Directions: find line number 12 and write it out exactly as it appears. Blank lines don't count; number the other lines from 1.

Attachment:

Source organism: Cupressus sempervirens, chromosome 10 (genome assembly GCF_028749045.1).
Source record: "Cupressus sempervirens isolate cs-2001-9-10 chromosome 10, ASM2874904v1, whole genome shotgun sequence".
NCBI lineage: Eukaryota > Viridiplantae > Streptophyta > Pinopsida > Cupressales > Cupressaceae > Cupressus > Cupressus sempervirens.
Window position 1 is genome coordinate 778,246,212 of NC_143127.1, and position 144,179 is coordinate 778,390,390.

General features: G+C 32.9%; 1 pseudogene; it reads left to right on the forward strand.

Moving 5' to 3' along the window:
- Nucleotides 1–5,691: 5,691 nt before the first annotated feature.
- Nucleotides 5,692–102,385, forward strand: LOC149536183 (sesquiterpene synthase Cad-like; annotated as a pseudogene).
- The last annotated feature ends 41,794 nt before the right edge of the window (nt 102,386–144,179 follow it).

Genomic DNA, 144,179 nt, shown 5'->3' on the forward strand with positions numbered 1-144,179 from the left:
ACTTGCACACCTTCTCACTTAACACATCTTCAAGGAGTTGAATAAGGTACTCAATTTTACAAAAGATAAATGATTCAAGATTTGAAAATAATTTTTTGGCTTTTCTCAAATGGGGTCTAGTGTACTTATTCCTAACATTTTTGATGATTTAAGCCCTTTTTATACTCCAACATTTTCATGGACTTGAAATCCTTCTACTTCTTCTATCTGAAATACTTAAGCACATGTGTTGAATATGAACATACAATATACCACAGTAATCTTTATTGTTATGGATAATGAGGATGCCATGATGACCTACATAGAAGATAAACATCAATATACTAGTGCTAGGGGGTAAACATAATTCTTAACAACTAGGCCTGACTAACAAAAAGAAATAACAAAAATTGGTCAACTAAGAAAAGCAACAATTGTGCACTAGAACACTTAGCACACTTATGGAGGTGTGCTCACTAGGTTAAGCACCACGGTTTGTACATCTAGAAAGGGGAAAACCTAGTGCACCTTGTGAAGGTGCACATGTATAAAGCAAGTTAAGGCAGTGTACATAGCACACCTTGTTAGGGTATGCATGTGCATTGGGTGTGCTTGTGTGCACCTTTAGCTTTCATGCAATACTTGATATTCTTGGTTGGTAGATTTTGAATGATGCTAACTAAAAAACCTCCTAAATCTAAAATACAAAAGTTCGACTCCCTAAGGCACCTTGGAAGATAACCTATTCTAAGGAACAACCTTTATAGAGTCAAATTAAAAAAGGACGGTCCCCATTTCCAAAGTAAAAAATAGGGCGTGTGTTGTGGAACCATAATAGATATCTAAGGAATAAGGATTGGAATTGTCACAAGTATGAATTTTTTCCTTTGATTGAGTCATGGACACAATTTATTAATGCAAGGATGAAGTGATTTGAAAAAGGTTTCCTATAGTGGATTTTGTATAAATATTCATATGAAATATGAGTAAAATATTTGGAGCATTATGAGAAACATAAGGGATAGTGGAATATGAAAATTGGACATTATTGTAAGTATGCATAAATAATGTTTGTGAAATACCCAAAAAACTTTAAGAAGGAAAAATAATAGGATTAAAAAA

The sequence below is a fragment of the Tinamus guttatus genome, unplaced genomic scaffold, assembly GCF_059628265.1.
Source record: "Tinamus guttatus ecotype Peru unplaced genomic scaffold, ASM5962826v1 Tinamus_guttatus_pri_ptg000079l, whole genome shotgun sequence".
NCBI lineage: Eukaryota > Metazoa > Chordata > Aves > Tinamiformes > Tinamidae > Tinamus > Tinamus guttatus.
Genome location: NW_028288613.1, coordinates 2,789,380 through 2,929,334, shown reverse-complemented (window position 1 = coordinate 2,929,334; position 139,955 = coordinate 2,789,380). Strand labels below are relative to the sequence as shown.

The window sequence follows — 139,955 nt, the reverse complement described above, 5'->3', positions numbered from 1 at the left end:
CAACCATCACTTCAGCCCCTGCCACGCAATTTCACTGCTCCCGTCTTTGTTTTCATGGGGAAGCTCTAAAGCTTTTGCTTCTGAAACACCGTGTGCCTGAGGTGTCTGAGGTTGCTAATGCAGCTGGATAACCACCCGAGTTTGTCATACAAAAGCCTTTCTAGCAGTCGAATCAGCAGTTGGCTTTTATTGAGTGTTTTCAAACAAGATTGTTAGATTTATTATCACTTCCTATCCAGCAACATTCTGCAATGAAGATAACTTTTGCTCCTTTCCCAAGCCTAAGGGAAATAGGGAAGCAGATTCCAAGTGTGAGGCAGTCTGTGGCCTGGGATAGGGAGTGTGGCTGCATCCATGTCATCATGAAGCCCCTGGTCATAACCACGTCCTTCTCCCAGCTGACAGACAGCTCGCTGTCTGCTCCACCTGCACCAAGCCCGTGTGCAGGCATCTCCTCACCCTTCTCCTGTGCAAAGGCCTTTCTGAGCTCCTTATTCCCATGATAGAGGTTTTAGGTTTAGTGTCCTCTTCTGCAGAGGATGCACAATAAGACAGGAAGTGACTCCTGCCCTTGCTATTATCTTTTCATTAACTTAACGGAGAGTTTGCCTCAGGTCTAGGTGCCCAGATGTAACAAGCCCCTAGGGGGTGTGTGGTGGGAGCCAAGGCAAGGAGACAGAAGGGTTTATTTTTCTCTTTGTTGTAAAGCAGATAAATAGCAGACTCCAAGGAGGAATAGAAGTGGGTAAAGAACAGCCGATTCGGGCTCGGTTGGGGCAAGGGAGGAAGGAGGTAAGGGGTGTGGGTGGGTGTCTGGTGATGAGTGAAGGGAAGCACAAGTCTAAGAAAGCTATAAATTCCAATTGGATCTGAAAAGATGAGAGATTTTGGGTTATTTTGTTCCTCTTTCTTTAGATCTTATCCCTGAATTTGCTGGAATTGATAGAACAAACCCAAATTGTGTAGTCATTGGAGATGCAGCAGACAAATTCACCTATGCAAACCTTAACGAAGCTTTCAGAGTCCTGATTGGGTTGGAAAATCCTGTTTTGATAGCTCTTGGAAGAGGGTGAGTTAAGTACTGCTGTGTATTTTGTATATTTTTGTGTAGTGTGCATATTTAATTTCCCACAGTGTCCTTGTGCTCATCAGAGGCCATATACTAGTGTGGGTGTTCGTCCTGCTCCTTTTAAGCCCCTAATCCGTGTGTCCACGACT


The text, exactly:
The sequence below is a fragment of the Tinamus guttatus genome, unplaced genomic scaffold, assembly GCF_059628265.1.